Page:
March also saw the first phone-picture, the first mentions of the demise of Clause/Scetion 28, the arrival of Freedom Fries and a politician with integrity who resigned because of the war in Iraq.

The full March archive can be found here.

On this day…

2004: House Of Flying Daggers
2003: Review of 2003: April
2003: Review of 2003: February
2003: Review of 2003: January
2003: Listen To Musak in Review

Review of 2003: February

February 2003 began with the feeling of shock at the loss of the space shuttle and the inevitable why?

In my own life, Listen To Musak moved hosts because of a previous server failure. I notice that I didn’t name them on the site back then but after eleven months with DreamHost I can say that I have found their service to be reliable and excellent value for the use I make of them.

February also saw me change jobs (which was not really referenced) but did result in me travelling more and, therefore, noting my travels in my words. Yesterday, I mentioned the need to archive weblogs and referenced Kenneth Williams, whose diaries I read in February 2003.

It appears mentions of Ben Affleck in tight leather did wonders for my reader numbers but the film I was referring to, Daredevil, did a lot less for me. The Hours or Catch Me If you Can seem to have been my choices in February.

Finally, John Brady Kiesling’s resignation letter seemed to be a pointer to things to come.

The full February archive can be found here.

On this day…

2004: House Of Flying Daggers
2003: Review of 2003: April
2003: Review of 2003: March
2003: Review of 2003: January
2003: Listen To Musak in Review

Review of 2003: January

The first thing that struck me was that January 2003 allowed me to write some pieces which are longer than those at the end of the year. The second thing that I noticed was that I quite enjoyed reading some of them – which was a surprise and a feeling only distance from the words can bring. And thirdly I noticed how many of those words were mis-spelled. I know that I write in a very conversational style but I hadn’t realised quite how poor my own proof reading is (not always, just sometimes).

2003 began with a cinema feast. It would seem that I preferred Bowling For Columbine and Eminem above all the other films I saw at the start of the year (and I didn’t rate Harry Potter or Jennifer Aniston). I also seemed to have a bee in my bonnet about transportation (a theme which I still come back to) at the start of 2003 – planners and commuters being a big pain.

Radio is a theme I constantly come back to and I am sure it will happen more this year. LBC was back on air and, despite some criticisms, I became hooked – although I must say it wore off as the year went by. I see they are making some schedule changes again next week so I may return to the same theme.

Some things have changed. While the Digital Music Debate may not have been settled, iTunes has shown the way and later in 2003 I would admit to buying my first online tracks via the MSN Music Club. And in music, I was quite impressed by my own music reviews at the beginning of last year.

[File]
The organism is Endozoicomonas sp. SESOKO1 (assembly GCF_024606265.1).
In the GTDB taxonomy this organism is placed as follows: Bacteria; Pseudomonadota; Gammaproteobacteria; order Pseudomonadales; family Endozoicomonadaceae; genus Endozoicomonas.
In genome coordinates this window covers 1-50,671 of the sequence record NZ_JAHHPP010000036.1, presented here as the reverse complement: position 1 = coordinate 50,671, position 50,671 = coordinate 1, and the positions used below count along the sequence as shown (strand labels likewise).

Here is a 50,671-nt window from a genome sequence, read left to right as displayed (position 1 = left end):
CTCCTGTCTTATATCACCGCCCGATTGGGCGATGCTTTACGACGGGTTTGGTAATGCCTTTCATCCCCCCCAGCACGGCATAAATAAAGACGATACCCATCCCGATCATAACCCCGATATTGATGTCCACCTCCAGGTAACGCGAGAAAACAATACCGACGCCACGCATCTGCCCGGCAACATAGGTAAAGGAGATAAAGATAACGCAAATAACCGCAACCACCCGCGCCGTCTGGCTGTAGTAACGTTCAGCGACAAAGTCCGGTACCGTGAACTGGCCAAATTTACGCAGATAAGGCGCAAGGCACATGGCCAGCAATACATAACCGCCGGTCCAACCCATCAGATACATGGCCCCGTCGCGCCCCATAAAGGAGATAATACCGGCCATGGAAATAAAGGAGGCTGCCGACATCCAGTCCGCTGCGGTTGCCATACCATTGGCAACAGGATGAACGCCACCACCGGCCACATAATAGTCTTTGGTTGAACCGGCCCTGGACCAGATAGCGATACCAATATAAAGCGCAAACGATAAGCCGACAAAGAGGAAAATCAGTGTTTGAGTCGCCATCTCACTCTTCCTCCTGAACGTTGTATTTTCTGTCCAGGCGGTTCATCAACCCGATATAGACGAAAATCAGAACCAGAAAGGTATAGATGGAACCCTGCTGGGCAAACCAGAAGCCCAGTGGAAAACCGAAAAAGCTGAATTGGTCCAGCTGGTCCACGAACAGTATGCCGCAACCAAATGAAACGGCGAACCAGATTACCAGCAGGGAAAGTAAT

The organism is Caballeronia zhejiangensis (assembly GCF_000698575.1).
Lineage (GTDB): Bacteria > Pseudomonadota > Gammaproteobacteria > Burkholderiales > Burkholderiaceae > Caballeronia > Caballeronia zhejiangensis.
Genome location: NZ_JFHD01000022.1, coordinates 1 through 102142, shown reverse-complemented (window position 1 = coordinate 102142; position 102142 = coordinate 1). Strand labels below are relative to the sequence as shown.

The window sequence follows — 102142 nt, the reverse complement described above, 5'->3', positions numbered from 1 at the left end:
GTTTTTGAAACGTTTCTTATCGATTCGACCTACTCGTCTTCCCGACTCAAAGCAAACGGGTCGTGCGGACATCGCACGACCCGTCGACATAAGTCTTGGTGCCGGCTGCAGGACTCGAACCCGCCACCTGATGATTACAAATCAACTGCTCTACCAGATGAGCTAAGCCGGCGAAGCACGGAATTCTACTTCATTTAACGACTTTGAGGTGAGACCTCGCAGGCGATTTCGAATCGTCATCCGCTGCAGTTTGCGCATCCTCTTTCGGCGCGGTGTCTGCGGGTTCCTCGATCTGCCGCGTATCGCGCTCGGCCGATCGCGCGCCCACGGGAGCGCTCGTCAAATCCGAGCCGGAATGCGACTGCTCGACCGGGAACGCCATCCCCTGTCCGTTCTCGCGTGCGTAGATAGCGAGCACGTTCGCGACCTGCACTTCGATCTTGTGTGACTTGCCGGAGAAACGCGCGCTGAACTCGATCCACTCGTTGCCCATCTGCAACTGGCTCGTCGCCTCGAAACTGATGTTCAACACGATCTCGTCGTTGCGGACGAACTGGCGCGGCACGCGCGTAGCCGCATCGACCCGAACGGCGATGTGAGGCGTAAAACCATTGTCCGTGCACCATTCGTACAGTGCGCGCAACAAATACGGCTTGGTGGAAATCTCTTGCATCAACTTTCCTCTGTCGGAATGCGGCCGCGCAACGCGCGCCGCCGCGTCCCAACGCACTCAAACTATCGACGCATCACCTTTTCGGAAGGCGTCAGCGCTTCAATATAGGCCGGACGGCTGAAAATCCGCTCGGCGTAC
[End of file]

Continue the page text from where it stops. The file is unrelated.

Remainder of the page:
The full January archive can be found here.

On this day…

2004: House Of Flying Daggers
2003: Review of 2003: April
2003: Review of 2003: March
2003: Review of 2003: February
2003: Listen To Musak in Review

Listen To Musak in Review

I wrote yesterday about the need to keep online diaries/journals as part of our social history. In the light of that I decided to re-read the last year’s worth of entries to my web site. I started at January and went on from there. So, the next few entries will be my presentation of Listen To Musak’s Review of 2003.

Review of the Year: JanuaryFebruaryMarchAprilMayJuneJulyAugustSeptemberOctoberNovemberDecember

On this day…

2004: House Of Flying Daggers
2003: Review of 2003: April
2003: Review of 2003: March
2003: Review of 2003: February
2003: Review of 2003: January

It Was A Good Read

I always feel it’s a little sad when a blog dies – particularly when all trace of it is removed. If it’s a blog I have been reading for some time then it feels as if a part of my history disappears. It is one of the strange things about the online experience – it’s very easy for things to disappear; things that were once inspirational, useful or entertaining.

One of my earliest online inspirations was Jase Wells. Although I’d been trying out building web pages for the company I worked for, Jase was the inspiration for my first home page (sadly long gone from the servers on which it resided and a great example of what I am talking about). Jase is still alive and well but the focus of his site has changed and, while it’s updated much more often now, the coming out story that was such a useful resource has gone (although it’s still available via archive.org).

Another Jase, now Snoboardr of OutEverywhere, had some personal pages once that were also fairly important in my use of the web.

Then there are the blogs that disappear. Mike of Troubled Diva fame (who I was introduced to via the excellent 40in40) put the blog on indefinite hold at the beginning of December. 8Legs went the same way a few weeks later. And now Chris has packed up. I don’t know Chris nor have I ever mailed or commented his site but I read it almost religiously. Why? Well, he has a talent for writing to the extent that almost everything he wrote was compelling. It was his writing style which was an inspiration because, by the time I discovered his site, I had been writing Listen to Musak a while.

At least Daniel’s said it’s unlikely that he will give up completely.

While I will miss the disappearances, they are – of course, just blips in the workings of the web. What I find sad is that, in time, it is likely that all this content will disappear from servers as the owners stop paying for the space that houses the sites. It would be like burning every copy of a book you had read – vanished. It’s part of a shared history that disappears.

Diary writers perform an unintentional function as social historians. If you go all the way back to Pepys or think more recently of somebody like Kenneth Williams, their diaries are read today and give us an insight into what the world was like. If Mike or Chris has written their blogs as paper-based diaries there may very well have been something for historians to use in the future. If they don’t keep some kind of record of what they wrote in an accessible form then it will be lost to the future and people trying to understand life in the 21st Century will be poorer.

So, to those who wrote content I enjoyed reading, a plea. Archive your content for future generations. Regardless of how you do it, keep it.

Oh, and thanks for sharing your thoughts. I enjoyed them all.

On this day…

2004: Napoleon Dynamite
2003: At Home
2002: Denia